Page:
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I have fought the good fight,

I have finished the race,

I have kept the faith.

2 Timothy 4:7

Judge David Taunton died in his home surrounded by family on November 8, 2019 at the age of 80.


David was born on August 16, 1939 in Tallassee, Alabama to Luke and Leola Taunton. He graduated from Florida State University with a Ph.D. in Philosophy and attended law school at the University of Florida. He married Abigail Jackson in 1974. Together, they worked to achieve his dream of having a home for kids who had nowhere else to go. Over the next 44 years, they would take in over 400 children and raise them as their own with the hopes of helping each child grow up knowing unconditional love.


David had the gift to see everyone’s true potential, but most especially, that of his children who he believed capable of accomplishing anything they set their minds to. He left the world feeling so proud of all his children who he had watched grow into their potential.

David Taunton was a logger, teacher, principal, coach, pastor, newspaper editor, author, and the longest serving Gulf County judge with a tenure of 20 years. But most importantly, he was a dreamer with endless compassion for every person he encountered.  He believed in second chances and never gave up on anyone. Helping those in need was his calling and he pursued it with his entire heart. He was the most caring dad, a loving and dedicated husband, a dependable brother, and a wonderful inspiration to everyone in his life. He was a friend to many and a hero to us all. His legacy will live on for generations because he touched countless lives and unquestionably made the world a better place.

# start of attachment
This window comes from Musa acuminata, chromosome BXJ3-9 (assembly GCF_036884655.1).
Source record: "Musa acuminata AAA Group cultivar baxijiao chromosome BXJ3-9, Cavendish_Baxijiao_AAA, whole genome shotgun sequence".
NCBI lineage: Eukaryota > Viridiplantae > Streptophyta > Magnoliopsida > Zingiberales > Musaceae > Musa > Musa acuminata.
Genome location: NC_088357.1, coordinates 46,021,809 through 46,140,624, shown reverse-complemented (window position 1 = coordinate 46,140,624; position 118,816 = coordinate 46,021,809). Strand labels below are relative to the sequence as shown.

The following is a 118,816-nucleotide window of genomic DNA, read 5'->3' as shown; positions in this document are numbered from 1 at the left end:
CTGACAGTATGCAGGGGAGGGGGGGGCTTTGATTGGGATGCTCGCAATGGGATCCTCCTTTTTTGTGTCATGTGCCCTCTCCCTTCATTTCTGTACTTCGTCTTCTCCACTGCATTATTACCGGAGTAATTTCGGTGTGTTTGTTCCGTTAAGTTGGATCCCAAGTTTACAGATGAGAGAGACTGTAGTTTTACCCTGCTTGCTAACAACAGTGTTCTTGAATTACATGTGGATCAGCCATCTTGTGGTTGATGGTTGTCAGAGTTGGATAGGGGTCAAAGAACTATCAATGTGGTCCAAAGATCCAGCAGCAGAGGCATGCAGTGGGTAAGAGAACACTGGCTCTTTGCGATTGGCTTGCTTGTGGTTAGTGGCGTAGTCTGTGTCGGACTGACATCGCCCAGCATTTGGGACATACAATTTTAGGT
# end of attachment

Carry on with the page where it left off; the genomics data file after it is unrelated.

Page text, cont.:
Aug. 16, 1939 - 

Nov. 8, 2019


Tomorrow is supposed to be better

    that’s what I thought yesterday.

But the only thing wrong with tomorrow 

    is it’s always a day away.


Don’t wait til tomorrow to be happy.

    Tomorrow is just a day

That will be filled with faults of its own

    just as was yesterday.

Stop for a moment and look at today, 

    at the blessings already here. 

There’s an elderly mother and father, 

    but soon they disappear, 


That need your love and affection today, 

    to know that they matter somehow, 

And no amount of flowers tomorrow 

    can make up for your love now. 


And then too there are tiny children 

    that want you to run and play 

With them and hold them real tight in your arms, 

    in a very special way. 

Tomorrow they will have families of their own 

    and not much time for you. 

You will be the aged mother or father. 

    In tomorrow, what will you do? 


Why wait? Enjoy your mother and father 

    and little children too, 

For time never waited for anyone 

    nor will it wait for you.


David Taunton

Sept. 1981


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